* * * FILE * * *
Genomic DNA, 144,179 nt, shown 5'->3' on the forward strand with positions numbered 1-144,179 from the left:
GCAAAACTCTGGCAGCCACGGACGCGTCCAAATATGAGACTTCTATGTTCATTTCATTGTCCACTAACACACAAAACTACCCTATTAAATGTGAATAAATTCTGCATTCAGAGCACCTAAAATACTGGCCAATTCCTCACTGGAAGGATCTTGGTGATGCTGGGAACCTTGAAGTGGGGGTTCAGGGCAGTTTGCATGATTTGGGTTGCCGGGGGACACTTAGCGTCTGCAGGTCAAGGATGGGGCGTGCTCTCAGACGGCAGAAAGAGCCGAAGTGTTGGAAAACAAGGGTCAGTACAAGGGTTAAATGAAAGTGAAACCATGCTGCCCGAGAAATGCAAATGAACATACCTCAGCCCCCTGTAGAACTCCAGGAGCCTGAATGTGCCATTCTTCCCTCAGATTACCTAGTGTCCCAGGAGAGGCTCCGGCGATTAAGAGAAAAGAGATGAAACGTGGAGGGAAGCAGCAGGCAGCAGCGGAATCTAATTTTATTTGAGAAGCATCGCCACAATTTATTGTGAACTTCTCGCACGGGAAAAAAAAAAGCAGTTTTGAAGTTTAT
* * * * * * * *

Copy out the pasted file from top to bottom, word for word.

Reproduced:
Genomic DNA, 144,179 nt, shown 5'->3' on the forward strand with positions numbered 1-144,179 from the left:
GCAAAACTCTGGCAGCCACGGACGCGTCCAAATATGAGACTTCTATGTTCATTTCATTGTCCACTAACACACAAAACTACCCTATTAAATGTGAATAAATTCTGCATTCAGAGCACCTAAAATACTGGCCAATTCCTCACTGGAAGGATCTTGGTGATGCTGGGAACCTTGAAGTGGGGGTTCAGGGCAGTTTGCATGATTTGGGTTGCCGGGGGACACTTAGCGTCTGCAGGTCAAGGATGGGGCGTGCTCTCAGACGGCAGAAAGAGCCGAAGTGTTGGAAAACAAGGGTCAGTACAAGGGTTAAATGAAAGTGAAACCATGCTGCCCGAGAAATGCAAATGAACATACCTCAGCCCCCTGTAGAACTCCAGGAGCCTGAATGTGCCATTCTTCCCTCAGATTACCTAGTGTCCCAGGAGAGGCTCCGGCGATTAAGAGAAAAGAGATGAAACGTGGAGGGAAGCAGCAGGCAGCAGCGGAATCTAATTTTATTTGAGAAGCATCGCCACAATTTATTGTGAACTTCTCGCACGGGAAAAAAAAAAGCAGTTTTGAAGTTTAT